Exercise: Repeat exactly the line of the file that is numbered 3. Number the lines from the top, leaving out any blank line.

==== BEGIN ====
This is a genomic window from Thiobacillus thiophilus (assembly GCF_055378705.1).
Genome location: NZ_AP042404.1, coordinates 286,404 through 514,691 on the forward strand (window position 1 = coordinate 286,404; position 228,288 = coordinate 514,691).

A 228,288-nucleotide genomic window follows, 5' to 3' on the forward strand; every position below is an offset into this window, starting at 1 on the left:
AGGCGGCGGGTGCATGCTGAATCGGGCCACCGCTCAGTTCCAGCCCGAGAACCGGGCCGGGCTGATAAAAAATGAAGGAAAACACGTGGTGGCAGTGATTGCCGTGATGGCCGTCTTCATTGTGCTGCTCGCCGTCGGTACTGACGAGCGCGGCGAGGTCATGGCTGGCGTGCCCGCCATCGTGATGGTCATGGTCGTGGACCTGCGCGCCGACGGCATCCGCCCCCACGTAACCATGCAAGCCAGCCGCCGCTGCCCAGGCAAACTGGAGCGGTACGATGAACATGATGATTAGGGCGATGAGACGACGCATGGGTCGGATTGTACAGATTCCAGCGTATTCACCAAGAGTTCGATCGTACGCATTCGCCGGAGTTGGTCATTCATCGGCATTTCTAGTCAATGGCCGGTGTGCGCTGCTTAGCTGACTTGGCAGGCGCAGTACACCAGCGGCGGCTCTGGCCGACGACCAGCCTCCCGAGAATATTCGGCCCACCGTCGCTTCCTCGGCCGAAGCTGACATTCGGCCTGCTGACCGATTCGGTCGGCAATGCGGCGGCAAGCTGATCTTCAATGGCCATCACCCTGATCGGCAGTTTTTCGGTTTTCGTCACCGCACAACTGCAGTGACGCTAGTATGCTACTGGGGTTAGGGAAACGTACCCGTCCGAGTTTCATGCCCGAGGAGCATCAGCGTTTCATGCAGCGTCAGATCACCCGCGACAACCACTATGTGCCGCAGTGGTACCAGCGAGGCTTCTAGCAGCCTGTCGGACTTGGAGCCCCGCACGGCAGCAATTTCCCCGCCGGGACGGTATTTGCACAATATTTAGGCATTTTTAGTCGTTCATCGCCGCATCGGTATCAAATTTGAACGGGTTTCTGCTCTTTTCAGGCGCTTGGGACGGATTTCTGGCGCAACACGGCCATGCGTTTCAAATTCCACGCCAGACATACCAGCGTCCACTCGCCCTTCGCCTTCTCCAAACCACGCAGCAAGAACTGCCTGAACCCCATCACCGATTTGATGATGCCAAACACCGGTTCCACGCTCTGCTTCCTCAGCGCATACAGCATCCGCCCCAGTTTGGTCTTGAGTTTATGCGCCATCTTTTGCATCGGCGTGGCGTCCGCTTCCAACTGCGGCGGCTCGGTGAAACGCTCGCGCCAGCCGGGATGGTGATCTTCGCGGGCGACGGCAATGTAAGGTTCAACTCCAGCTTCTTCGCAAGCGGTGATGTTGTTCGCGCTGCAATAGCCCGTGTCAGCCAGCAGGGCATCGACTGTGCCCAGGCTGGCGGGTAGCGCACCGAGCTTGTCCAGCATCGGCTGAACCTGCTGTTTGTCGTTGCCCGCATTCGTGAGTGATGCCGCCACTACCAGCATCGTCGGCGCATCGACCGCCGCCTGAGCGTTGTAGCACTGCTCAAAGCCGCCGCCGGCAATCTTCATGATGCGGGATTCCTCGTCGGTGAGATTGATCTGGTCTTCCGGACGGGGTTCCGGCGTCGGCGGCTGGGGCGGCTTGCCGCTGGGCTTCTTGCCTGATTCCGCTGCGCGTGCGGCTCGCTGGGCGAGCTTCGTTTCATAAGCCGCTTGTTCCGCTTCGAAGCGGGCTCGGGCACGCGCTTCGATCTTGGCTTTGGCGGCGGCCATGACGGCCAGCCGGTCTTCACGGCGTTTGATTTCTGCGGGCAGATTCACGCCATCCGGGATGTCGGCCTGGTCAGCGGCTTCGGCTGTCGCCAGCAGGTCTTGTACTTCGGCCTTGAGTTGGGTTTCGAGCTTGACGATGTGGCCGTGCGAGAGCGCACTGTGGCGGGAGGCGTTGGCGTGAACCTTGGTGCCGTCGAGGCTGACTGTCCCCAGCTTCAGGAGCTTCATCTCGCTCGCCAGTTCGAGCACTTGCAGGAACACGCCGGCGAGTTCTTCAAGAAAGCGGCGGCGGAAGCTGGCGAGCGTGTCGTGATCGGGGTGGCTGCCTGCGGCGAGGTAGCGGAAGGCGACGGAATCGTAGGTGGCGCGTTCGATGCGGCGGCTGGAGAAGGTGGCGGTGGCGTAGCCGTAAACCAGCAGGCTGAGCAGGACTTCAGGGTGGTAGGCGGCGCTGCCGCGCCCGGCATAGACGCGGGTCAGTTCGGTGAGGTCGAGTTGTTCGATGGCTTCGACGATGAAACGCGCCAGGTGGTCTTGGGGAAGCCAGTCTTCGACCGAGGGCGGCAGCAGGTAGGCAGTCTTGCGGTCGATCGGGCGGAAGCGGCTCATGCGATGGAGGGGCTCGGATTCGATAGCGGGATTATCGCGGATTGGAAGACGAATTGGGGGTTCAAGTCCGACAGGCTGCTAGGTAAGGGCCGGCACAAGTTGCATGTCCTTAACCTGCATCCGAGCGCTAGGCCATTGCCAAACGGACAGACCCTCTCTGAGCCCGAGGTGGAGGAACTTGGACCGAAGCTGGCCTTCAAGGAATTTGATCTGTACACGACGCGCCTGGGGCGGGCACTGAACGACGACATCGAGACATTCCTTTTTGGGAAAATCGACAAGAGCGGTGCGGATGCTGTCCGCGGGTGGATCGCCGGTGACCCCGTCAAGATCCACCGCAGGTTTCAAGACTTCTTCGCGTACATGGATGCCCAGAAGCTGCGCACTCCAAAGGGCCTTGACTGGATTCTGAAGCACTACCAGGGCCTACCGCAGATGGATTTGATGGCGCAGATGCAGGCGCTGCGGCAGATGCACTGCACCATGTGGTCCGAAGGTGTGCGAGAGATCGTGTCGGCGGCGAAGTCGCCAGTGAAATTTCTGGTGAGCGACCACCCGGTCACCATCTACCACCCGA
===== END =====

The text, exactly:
A 228,288-nucleotide genomic window follows, 5' to 3' on the forward strand; every position below is an offset into this window, starting at 1 on the left: